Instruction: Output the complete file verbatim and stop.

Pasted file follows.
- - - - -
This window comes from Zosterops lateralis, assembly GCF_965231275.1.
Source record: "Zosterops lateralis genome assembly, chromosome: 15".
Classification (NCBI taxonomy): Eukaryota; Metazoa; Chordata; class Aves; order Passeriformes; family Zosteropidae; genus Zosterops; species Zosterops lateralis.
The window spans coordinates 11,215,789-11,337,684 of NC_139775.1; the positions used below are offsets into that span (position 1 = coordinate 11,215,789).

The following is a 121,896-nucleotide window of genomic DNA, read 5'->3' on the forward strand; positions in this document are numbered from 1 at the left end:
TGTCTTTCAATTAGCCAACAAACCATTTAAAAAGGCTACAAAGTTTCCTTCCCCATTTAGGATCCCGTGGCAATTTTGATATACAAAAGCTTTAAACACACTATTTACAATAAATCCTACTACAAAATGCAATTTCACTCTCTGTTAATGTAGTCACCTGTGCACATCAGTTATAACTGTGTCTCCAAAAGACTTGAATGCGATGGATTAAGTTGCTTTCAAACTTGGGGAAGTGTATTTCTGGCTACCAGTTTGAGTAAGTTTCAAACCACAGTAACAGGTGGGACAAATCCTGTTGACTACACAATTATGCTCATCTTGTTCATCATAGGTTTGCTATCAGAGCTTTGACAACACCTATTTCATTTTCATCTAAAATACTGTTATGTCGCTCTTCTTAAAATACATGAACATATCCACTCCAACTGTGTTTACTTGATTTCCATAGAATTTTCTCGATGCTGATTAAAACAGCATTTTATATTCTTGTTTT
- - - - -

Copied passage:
This window comes from Zosterops lateralis, assembly GCF_965231275.1.
Source record: "Zosterops lateralis genome assembly, chromosome: 15".
Classification (NCBI taxonomy): Eukaryota; Metazoa; Chordata; class Aves; order Passeriformes; family Zosteropidae; genus Zosterops; species Zosterops lateralis.
The window spans coordinates 11,215,789-11,337,684 of NC_139775.1; the positions used below are offsets into that span (position 1 = coordinate 11,215,789).

The following is a 121,896-nucleotide window of genomic DNA, read 5'->3' on the forward strand; positions in this document are numbered from 1 at the left end:
TGTCTTTCAATTAGCCAACAAACCATTTAAAAAGGCTACAAAGTTTCCTTCCCCATTTAGGATCCCGTGGCAATTTTGATATACAAAAGCTTTAAACACACTATTTACAATAAATCCTACTACAAAATGCAATTTCACTCTCTGTTAATGTAGTCACCTGTGCACATCAGTTATAACTGTGTCTCCAAAAGACTTGAATGCGATGGATTAAGTTGCTTTCAAACTTGGGGAAGTGTATTTCTGGCTACCAGTTTGAGTAAGTTTCAAACCACAGTAACAGGTGGGACAAATCCTGTTGACTACACAATTATGCTCATCTTGTTCATCATAGGTTTGCTATCAGAGCTTTGACAACACCTATTTCATTTTCATCTAAAATACTGTTATGTCGCTCTTCTTAAAATACATGAACATATCCACTCCAACTGTGTTTACTTGATTTCCATAGAATTTTCTCGATGCTGATTAAAACAGCATTTTATATTCTTGTTTT